Who Is Hackers Next Target?

Hackers have taken to the 36 million email list stolen during the Ashley Madison hack to attempt to extort folks who may or may not have used the app to cheat. Brian Krebs has spoken to an admin in Milwaukee named Rick Romero who has been actively blocking outgoing emails asking hacked users to send a single bitcoin to keep their accounts private.

Hello,

Unfortunately, your data was leaked in the recent hacking of Ashley Madison and I now have your information.

If you would like to prevent me from finding and sharing this information with your significant other send exactly 1.0000001 Bitcoins (approx. value $225 USD) to the following address:

1B8eH7HR87vbVbMzX4gk9nYyus3KnXs4Ez [link added]

Sending the wrong amount means I won’t know it’s you who paid.

You have 7 days from receipt of this email to send the BTC [bitcoins]. If you need help locating a place to purchase BTC, you can start here…..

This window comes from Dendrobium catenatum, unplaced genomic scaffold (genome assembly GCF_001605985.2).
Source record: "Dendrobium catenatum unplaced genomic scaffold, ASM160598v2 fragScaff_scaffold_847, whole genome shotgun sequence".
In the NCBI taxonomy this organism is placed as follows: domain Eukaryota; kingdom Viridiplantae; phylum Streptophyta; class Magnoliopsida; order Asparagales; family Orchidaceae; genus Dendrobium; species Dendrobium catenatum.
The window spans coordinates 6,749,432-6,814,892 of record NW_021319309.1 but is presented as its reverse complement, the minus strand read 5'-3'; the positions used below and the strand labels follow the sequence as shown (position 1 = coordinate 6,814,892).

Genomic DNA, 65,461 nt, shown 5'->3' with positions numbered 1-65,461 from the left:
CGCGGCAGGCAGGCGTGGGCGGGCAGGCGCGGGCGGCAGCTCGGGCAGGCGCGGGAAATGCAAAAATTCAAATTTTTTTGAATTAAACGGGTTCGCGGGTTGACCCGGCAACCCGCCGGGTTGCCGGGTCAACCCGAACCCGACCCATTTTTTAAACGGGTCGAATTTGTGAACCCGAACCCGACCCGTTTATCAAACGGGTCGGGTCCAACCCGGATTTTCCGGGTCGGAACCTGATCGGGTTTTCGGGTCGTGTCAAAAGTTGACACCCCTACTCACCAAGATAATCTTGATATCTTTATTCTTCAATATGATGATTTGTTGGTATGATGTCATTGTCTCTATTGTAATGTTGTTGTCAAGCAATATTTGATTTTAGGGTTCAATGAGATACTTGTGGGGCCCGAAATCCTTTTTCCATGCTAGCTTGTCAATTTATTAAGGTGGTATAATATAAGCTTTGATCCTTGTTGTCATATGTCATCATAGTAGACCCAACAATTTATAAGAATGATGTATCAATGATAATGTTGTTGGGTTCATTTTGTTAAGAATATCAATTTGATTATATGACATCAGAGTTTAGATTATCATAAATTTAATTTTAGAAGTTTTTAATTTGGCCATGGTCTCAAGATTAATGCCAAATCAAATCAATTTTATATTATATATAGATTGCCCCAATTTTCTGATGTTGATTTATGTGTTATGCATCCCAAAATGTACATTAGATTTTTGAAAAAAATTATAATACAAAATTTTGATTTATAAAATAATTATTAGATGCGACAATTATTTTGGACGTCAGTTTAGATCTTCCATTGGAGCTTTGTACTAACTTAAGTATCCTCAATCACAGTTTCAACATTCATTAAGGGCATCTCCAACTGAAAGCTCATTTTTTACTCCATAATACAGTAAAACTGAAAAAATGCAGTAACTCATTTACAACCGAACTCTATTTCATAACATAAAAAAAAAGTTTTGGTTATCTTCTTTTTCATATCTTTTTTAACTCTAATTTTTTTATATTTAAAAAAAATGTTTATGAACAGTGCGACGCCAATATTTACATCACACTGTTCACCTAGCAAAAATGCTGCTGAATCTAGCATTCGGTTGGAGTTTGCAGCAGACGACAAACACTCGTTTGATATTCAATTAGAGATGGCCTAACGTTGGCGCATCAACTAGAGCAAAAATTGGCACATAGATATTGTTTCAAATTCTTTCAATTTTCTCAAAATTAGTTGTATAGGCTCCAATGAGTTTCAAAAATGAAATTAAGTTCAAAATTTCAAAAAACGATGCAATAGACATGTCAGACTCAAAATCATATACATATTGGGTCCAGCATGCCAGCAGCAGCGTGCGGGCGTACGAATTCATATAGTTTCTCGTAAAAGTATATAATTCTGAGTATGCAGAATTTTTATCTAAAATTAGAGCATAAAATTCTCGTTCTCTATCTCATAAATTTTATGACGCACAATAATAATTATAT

One user, Mac, told Krebs that the extortion would be very disruptive but he isn’t worried. “So they have my home billing address and first and last name, so it would be relatively easy for them to get my home records and figure out who I am,” he said. “I’ll accept the consequences if this does get disclosed, but obviously I’d rather not have that happen because my wife and I are both very happy in our marriage.”

Furthermore, it’s slowly becoming clearer just how the company was running its own hacking attempts against the competition. For example in 2012, the founding CTO Raja Bhatia wrote that competitor Nerve.com was full of holes.

“They did a very lousy job building their platform. I got their entire user base,” Bhatia told Biderman via email, including in the message a link to a Github archive with a sample of the database. “Also, I can turn any non paying user into a paying user, vice versa, compose messages between users, check unread stats, etc.”

The leak, to say the least, is reaping some interesting – and potentially problematic – bounties for white hat and black hat hackers.

 

Source: http://techcrunch.com/2015/08/24/hackers-now-going-after-ashley-madison-targets/

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